The American Academy of Pediatrics recommends beginning to introduce solid foods when your baby is about 6 months old (6).

This is the perfect time to start offering foods that are rich in vitamin C to help your baby continue meeting their nutrient needs as they grow.

At 6 months of age, most babies can meet their daily vitamin C requirements from a combination of food and formula or breastmilk (3).

Here are some examples of baby-friendly foods that are high in vitamin C (7, 8, 9, 10, 11, 12):

  • Red bell pepper, 1/4 cup (23 grams): 58% of the daily vitamin C recommendation for babies
  • Strawberries, 1/4 cup (41 grams): 48% of the daily vitamin C recommendation for babies
  • Kiwi, 1/4 cup (44 grams): 82% of the daily vitamin C recommendation for babies
  • Tangerines, 1/4 cup (49 grams): 26% of the daily vitamin C recommendation for babies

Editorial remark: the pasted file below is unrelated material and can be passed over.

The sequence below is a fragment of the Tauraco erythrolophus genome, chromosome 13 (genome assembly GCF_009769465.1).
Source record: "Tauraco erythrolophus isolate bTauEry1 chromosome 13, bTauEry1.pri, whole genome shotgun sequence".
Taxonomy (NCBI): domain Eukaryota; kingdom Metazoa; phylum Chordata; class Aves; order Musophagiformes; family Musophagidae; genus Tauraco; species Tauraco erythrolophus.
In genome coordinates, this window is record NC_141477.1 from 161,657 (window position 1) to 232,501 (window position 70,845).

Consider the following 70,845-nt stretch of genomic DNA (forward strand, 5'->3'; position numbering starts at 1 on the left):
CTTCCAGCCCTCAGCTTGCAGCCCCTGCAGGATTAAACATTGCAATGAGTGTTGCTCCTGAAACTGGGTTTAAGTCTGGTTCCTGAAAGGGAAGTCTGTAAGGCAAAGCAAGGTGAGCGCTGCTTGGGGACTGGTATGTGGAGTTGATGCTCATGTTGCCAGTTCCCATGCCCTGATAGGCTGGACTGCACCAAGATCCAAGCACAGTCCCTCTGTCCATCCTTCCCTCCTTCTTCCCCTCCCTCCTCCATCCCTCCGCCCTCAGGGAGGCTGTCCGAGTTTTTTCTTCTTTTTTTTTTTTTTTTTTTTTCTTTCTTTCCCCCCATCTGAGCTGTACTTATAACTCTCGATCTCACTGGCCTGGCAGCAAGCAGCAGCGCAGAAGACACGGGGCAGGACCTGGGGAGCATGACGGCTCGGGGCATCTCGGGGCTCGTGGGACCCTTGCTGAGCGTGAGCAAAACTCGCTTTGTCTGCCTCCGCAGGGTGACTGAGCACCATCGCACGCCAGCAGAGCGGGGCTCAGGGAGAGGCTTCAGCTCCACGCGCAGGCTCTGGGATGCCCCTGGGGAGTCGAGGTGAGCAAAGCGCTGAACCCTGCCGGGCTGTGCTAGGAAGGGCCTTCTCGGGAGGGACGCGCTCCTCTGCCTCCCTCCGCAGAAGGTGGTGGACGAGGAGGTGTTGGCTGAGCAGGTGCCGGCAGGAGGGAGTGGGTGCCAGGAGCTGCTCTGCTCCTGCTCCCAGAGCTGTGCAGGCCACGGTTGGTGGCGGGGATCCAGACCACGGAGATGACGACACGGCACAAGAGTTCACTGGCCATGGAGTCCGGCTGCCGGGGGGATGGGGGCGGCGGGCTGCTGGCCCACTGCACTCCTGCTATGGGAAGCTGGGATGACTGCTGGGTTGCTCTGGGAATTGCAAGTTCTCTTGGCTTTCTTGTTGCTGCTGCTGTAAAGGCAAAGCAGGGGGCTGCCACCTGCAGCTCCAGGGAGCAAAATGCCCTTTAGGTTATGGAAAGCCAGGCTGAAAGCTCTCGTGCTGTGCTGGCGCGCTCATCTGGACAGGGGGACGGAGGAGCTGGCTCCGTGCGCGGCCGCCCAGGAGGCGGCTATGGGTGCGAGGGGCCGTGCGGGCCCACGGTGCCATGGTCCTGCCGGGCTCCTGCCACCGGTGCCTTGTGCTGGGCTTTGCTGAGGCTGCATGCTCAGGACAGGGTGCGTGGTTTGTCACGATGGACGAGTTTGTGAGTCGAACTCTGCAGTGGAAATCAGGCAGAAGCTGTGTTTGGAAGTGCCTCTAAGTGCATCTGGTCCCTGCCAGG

• Cooked broccoli, 1/4 cup (24 grams): 31% of the daily vitamin C recommendation for babies
  • Papaya, 1/4 cup (57 grams): 70% of the daily vitamin C recommendation for babies

Remember that every baby is different and not all of them will be particularly open to trying new foods right away. Be patient with them as they explore all the new flavors and textures that solid foods provide.

In the meantime, you can rest assured that your baby will get plenty of vitamin C from their formula or breastmilk.


At 6 months, you can begin introducing foods rich in vitamin C to your baby’s diet. Strawberries, bell peppers, broccoli, and tangerines are all excellent baby-friendly options.

One of the most important parts of caring for a new baby is ensuring they’re provided with adequate nutrition.

Vitamin C is an essential nutrient that plays an important role in immunity, collagen production, and protection from free radical damage.

Breastmilk, infant formula, and whole foods, such as bell pepper, strawberries, and papaya, are the best sources of vitamin C for your baby.

Vitamin C supplements aren’t appropriate for infants unless recommended by a healthcare provider.

If you’re concerned that your baby isn’t getting enough vitamin C, talk to your medical provider before adding any supplements to their routine.